The Real Reason Prohibition Was Passed

They called it the "noble experiment." After decades of failed attempts from temperance movement advocates, after Kansas woman Carrie Nation infamously smashed up bars with a hatchet because of her sheer hatred for alcohol, the U.S. government passed the 18th Amendment in 1919, leading the way for Prohibition one year later. As recalled by The Guardian, Prohibition banned "the manufacture, sale or transportation of intoxicating liquors within, the importation thereof into, or the exportation thereof from the United States." And when it was finally repealed in 1933, that put an end to 13 years of expensive black market booze, potentially lethal homemade moonshine, and overzealous Ku Klux Klan members resorting to violence by burning down speakeasies and assaulting bootleggers. 

More than one century later, it's hard to imagine how life was for those who had to deal with the draconian nature of Prohibition. While it was indeed legal to consume alcohol during those years, one often had to go through hoops in order to get their fix — "medicinal whiskey," anyone? But was there a deeper reason behind Prohibition apart from the decadent, violent lifestyle promoted by the thousands of saloons across the U.S.? That was a large part of the problem for the temperance movement, but when it came down to brass tacks, there was one man whose endless campaigns for a "dry" America led to the passing of Prohibition — and one global event that further convinced lawmakers that going dry was the answer.

Meet Wayne Wheeler: the architect of Prohibition

As pointed out by the Smithsonian, Anti-Saloon League (ASL) leader Wayne Wheeler was, for all intents and purposes, the architect of Prohibition. He joined the organization as a young man in 1893, joining forces with its founder, Rev. Howard Hyde Russell, to launch a single-minded campaign to completely ban the manufacture and sale of alcohol in every U.S. state. This was in stark contrast to other temperance groups, which had, at that time, strayed from their main focus to advocate for other issues.

Sickened by how alcohol was supposedly driving loose morals and causing Americans to turn their backs on God (via Ohio History Central), the ASL employed pressure tactics as it fully supported "dry" lawmakers who agreed with their initiatives but incessantly badgered politicians who were not keen on anti-liquor laws. "Never again will any political party ignore the protests of the church and the moral forces of the state," Wheeler said shortly after Ohio Gov. Myron Herrick, who refused to support the ASL's calls for Prohibition, lost his re-election bid in 1905.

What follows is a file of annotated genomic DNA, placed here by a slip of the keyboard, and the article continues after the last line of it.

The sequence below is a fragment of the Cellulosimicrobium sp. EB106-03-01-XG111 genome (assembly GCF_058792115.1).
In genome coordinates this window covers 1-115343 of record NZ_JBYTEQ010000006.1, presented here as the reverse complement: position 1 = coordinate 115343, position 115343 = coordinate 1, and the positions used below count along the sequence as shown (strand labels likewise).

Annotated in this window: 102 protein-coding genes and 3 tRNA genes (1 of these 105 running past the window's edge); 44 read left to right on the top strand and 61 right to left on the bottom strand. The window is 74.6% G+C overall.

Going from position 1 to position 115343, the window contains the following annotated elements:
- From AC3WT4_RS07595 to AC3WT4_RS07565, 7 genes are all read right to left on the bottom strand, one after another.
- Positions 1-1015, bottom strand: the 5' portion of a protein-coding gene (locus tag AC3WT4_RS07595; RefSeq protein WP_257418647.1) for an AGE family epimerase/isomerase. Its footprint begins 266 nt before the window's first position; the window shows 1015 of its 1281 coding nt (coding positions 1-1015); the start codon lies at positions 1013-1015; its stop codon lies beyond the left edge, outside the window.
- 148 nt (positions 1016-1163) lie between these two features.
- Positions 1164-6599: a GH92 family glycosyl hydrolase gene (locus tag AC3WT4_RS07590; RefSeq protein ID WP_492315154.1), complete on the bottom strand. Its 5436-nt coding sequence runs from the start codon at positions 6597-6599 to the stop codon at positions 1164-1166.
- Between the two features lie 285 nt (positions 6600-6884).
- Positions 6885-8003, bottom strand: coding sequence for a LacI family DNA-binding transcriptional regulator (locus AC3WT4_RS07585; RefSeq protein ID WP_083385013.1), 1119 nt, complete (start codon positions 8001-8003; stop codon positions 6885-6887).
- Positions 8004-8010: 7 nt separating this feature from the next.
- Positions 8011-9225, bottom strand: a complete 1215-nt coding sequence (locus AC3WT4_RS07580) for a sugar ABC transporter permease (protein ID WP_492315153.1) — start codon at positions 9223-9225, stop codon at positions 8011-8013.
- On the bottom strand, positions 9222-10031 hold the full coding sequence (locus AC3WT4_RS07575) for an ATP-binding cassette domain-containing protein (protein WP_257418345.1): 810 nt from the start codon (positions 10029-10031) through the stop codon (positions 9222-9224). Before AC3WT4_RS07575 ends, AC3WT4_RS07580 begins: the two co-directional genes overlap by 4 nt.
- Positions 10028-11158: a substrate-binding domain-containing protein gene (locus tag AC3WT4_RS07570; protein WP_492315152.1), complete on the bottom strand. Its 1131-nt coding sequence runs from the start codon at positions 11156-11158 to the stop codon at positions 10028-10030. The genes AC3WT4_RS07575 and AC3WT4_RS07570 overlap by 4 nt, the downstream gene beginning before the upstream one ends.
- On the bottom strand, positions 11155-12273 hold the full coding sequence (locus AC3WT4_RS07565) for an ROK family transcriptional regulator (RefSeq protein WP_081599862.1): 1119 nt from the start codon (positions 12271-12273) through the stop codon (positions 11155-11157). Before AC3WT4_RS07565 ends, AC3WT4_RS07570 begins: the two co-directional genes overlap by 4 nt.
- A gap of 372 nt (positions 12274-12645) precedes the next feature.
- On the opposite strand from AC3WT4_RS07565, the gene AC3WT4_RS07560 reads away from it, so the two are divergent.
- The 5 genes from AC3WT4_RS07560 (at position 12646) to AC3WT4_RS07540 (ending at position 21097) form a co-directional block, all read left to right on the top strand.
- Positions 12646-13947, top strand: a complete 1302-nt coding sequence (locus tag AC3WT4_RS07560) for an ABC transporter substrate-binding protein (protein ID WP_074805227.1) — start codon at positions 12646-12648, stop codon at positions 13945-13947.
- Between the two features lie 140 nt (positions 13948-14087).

Through his efforts as a self-styled reformer, Wheeler proved effective in "achieving majorities by manipulating minorities," something that would have been crucial in passing a constitutional amendment in favor of Prohibition, per the Smithsonian. By 1916, there were 23 states that had anti-alcohol laws in place, with every "wet measure" defeated on state ballots during that year's election.

Anti-German sentiments amid World War I made Prohibition a slam dunk

According to the Smithsonian, one key development in the lead-up to prohibition took place in 1916 as Texas Sen. Morris Sheppard introduced the resolution that eventually became the 18th Amendment. This was important to Wheeler and the ASL, as the senator agreed with their belief that liquor sellers made money off of the "poor and uneducated." In 1917, the amendment passed both houses of Congress in landslide fashion, but Wheeler wasn't done yet — he launched a ratification campaign across all 48 states that was completed with "astonishing velocity." And a lot of it had to do with the fact that World War I was still raging, and that anti-German xenophobia was very much a thing for certain dry politicians.

"We have German enemies across the water," said Wisconsin politician and prohibition advocate John Strange. "We have German enemies in this country, too. And the worst of all our German enemies, the most treacherous, the most menacing, are Pabst, Schlitz, Blatz, and Miller."

In addition, the Senate's investigation of an anti-prohibition group known as the National German-American Alliance further made ratification a sure thing. The probe revealed that most of the NGAA's funds came from beer manufacturers, and that the money was then used to quietly purchase several newspapers across the country. This, according to a New York Tribune article quoted by the Smithsonian, made the ratification process as smooth as a "sailing ship on a windless ocean ... propelled by some invisible force."